Childhood and Society

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This book by Erik Erikson, published in 1950, is a classic because it was one of the first to show how Sigmund Freud's theory of infantile sexuality could be broadened in the light of fieldwork in cultural anthropology and sociological studies.

Erikson studied two American Indian tribes and compared their different ways of socializing children. Based on this work he elaborated his conception of the development of the ego, in which he discerned eight distinct phases that he believed were an aspect of psychology at least as important as the libidinal stages outlined by Freud. Attempting to identify positive, organizing aspects of the psyche, Erikson sought to show how these achievements of the ego continue to change and exert an influence long after the conflicts of early childhood that had so interested Freud.

Erikson was particularly interested in problems relating to youth, above all the ways in which psychosocial identity could be a key organizing concept for understanding adolescence. He approached this issue from a cultural-comparatist perspective, with a special focus on the characteristic polarities of American society. He then studied the legendary characteristics of Adolf Hitler's childhood to see how the rise of Nazism could be interpreted within the framework of typically German social structures. Lastly, Erikson interpreted what is known about Maxim Gorky's youth, to complement his description with materials taken from Russian history.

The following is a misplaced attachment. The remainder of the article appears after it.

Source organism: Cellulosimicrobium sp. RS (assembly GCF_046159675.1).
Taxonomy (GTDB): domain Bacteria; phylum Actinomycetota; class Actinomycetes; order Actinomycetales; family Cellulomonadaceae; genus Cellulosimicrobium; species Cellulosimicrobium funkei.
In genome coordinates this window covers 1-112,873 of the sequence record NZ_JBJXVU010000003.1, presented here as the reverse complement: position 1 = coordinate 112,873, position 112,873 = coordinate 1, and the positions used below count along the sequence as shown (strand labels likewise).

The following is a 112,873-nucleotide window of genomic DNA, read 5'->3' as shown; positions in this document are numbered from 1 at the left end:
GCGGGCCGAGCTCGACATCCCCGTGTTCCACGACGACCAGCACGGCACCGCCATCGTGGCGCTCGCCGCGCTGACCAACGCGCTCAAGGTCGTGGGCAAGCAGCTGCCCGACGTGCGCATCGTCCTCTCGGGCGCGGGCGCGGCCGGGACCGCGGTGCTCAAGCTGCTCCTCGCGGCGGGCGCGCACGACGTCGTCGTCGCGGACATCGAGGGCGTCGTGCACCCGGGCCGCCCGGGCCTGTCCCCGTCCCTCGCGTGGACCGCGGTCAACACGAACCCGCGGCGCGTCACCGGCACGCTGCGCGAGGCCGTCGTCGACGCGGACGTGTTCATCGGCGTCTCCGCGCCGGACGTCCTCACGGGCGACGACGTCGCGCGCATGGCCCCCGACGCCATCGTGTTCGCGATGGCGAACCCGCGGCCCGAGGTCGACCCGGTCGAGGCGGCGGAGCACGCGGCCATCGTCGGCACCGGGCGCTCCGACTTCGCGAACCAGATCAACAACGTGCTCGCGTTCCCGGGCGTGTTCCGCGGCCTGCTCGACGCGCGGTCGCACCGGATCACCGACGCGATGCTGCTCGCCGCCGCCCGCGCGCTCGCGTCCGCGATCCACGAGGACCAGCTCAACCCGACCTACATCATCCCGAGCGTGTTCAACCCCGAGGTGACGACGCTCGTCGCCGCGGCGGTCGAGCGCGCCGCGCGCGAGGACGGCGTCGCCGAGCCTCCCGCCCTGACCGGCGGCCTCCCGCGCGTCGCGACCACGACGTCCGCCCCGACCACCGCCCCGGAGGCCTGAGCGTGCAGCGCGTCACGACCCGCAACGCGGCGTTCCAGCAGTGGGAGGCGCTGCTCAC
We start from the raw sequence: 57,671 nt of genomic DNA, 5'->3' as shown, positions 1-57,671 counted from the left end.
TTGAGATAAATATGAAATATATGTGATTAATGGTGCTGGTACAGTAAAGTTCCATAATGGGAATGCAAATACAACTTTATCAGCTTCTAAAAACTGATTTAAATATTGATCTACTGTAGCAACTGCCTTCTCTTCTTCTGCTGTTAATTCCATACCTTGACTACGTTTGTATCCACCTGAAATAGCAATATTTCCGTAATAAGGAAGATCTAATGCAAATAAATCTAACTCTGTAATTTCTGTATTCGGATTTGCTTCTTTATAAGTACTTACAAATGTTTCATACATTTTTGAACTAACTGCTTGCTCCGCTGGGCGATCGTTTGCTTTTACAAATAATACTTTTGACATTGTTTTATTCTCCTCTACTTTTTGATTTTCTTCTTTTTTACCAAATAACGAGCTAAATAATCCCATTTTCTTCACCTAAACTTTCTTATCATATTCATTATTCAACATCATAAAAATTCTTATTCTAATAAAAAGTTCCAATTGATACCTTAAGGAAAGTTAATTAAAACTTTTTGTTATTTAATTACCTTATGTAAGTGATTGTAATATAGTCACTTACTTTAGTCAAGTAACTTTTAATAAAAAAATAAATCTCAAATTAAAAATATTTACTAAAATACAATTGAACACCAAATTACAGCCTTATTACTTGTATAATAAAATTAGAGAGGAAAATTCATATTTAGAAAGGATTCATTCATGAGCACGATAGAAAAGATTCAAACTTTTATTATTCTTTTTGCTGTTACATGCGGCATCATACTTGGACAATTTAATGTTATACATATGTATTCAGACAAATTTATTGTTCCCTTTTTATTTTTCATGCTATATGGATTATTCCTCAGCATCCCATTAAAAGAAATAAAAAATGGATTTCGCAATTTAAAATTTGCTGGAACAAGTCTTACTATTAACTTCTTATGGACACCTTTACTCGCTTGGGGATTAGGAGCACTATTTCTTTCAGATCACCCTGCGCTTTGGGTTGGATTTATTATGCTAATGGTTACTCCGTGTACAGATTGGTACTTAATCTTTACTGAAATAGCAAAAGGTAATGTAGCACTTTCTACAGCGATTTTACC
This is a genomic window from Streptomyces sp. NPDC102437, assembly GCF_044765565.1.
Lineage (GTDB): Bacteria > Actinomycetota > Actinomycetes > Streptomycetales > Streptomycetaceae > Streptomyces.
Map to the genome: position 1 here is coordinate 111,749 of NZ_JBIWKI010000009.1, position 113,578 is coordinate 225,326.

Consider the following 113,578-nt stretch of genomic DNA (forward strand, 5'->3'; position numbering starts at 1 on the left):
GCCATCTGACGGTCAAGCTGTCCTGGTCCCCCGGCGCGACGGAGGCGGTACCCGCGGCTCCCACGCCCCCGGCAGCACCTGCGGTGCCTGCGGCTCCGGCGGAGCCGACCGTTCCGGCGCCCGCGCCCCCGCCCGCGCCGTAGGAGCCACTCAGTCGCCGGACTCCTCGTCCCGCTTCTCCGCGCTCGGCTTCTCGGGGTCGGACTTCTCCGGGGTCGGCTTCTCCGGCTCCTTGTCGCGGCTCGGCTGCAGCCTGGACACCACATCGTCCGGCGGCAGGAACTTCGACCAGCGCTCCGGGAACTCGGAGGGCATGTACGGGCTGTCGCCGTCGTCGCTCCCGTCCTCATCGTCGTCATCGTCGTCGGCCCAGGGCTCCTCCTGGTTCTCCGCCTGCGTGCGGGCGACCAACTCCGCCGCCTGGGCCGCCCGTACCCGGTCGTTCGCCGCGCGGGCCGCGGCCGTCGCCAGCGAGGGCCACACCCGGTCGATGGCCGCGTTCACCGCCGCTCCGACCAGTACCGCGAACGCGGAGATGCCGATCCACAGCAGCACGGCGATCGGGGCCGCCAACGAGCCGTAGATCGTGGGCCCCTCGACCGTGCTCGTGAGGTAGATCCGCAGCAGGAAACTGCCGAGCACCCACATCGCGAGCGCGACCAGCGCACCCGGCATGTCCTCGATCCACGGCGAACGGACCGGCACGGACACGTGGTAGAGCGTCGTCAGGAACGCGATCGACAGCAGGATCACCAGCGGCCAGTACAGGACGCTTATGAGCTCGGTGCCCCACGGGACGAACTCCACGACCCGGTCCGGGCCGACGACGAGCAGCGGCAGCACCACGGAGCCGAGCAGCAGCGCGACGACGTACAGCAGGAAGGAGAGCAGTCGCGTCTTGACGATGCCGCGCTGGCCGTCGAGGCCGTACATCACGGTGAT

Revised and expanded in 1963, Childhood and Society is the work of a pioneer who sought to raise psychoanalytic thought to the level of the modern social sciences. Although he did not renounce his early Freudianism, Erikson endeavored to provide a new way of looking at things. When asked what the aims of a normal individual should be, Freud customarily replied with two words that Erikson liked to recall: "Love and work." Erikson wanted such a maxim to become a psychoanalytic norm.


See also: Anthropology and psychoanalysis; Erikson, Erik (Homburger); Ego (ego psychology). Source Citation

   * Erikson, Erik H. (1950). Childhood and society. New York: Norton.


   * Friedman, Lawrence J. (1999). Identity's Architect: A biography of Erik H. Erikson. New York: Scribner's.
   * Paul Roazen. (1976). Erik H. Erikson: The power and limits of a vision. New York: The Free Press.